I've just finished listening to Hado van Hasselt’s lecture 1/13 of his Intro to Reinforcement Learning course, where he makes the point that ‘Any goal can be formalised as the outcome of maximising a cumulative reward’. This is the Reward Hypothesis:
So it seems that at the moment there is no better way to incentivise an AI system than to use a simple scalar feedback signal.
I'll assume that as I work through the course, better ideas for motivating an AI will be revealed. I'm probably being naive here, or haven't learned anywhere near enough about the reward function yet. But just in case, let me state with the arrogance of a newbie that this absolutely cannot be our final solution. Let me explain why.
I've spent nearly twenty years working in a government cubicle job, and I can say with absolute confidence that simple metrics like this do not work. They are inevitably subverted and distorted. In fact, you can see this if you know anything about public sector services in the UK.
For example, the National Health Service of Britain incentivises Accident & Emergency staff by using a metric that counts the number of sick, lame and wounded 'seen' within a certain time period, perhaps two hours. People wander into A&E with injuries, illness, or a slightly sore throat. The waiting rooms are so packed with malingerers and people genuinely in need, that it's almost impossible to achieve this two hour window. So hospitals get around it by either sending a doctor into the waiting area to swiftly sweep his gaze over the poor souls waiting - and this counts as 'being seen'. Or those people approaching the two hours of waiting will be moved into a side room, and again that counts as 'being seen'.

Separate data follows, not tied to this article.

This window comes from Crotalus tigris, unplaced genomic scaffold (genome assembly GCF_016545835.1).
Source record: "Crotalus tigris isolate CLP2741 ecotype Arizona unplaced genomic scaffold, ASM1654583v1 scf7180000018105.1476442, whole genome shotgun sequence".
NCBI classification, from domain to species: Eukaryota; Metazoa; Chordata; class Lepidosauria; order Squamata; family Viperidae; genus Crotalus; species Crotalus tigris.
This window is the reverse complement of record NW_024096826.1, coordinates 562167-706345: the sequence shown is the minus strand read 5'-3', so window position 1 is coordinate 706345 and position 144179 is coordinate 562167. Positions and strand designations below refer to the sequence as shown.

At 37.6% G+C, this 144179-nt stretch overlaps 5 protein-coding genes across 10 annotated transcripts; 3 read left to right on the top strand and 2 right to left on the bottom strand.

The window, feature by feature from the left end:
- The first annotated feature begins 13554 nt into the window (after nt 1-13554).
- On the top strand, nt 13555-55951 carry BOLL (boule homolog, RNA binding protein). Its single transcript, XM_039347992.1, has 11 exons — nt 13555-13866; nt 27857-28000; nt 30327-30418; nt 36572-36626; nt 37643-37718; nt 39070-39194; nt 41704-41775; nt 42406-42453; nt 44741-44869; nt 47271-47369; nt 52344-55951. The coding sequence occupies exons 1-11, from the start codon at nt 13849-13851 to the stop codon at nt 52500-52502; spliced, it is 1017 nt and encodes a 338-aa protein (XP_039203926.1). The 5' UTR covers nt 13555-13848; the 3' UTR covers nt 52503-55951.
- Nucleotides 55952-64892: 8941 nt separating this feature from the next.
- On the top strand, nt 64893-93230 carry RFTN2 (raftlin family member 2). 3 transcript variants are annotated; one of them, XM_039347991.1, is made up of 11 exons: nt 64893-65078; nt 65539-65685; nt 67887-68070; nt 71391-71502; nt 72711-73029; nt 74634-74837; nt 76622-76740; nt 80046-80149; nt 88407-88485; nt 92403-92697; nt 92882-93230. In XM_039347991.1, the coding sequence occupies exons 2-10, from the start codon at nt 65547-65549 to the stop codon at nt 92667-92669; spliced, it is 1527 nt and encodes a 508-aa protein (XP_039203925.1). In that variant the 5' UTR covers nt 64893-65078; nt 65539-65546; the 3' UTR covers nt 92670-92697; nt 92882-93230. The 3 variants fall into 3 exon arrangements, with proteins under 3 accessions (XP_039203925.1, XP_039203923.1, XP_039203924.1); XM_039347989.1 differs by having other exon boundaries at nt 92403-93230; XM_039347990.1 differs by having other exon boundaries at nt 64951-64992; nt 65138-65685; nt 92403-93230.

Another example. In order to give politicians some basis for claiming success, the UK Home Office pressures police forces to maximise the number of arrests and detections. So officers will arrest a cannabis smoker, give him a ticket on the street, then de-arrest him. And that counts as an arrest. Similarly, serious incidents or calls from the public, like a burglary taking place, are graded as 'I' (immediate), to be attended by a police unit within fifteen minutes. However, if a unit can't get there fast enough, which is usually the case, the control centre quietly re-grades the call as 'S' (slow).
Since Britain moved into the 'video game' model of performance indicators in the 1970s, the services have never been so poor. This system is even worse than having no metric at all, because workers understand that they do not have to actually be good at their jobs - which might require effort and commitment - but simply to know how to game the metric.
Using a simple scale is really the same problem as a map not being the same as the territory.
I really hope (and assume that this must be obvious?) that such a simplistic reward function as a simple scalar metric doesn’t get accidentally baked in. At the least there would have to be some kind of multivariable function. It should heavily bias the seeking of clarification and expressing of doubt prior to execution.
Such a simple metric, a mere number, cannot be our ultimate solution for motivating an AI. If we don’t want to build a paperclip maximiser.
And obviously the spitting out of a simple scalar metric is not ‘understanding’, which is what we need in order to avoid building a paperclip maximiser.
Digressing, I was thinking about what first questions we might post to a super-intelligent AGI. It really wouldn't be 'How do we create peace'? or 'Please fix the climate'. Or 'Are you conscious?'
We would surely ask it: 'You've read the entire Internet, so please tell me which parts of our scientific theories are wrong and which are true?'
There could be interesting and important recursive possibilities here too: for example we might ask it how to retrospectively solve the alignment problem, or for a theory of consciousness.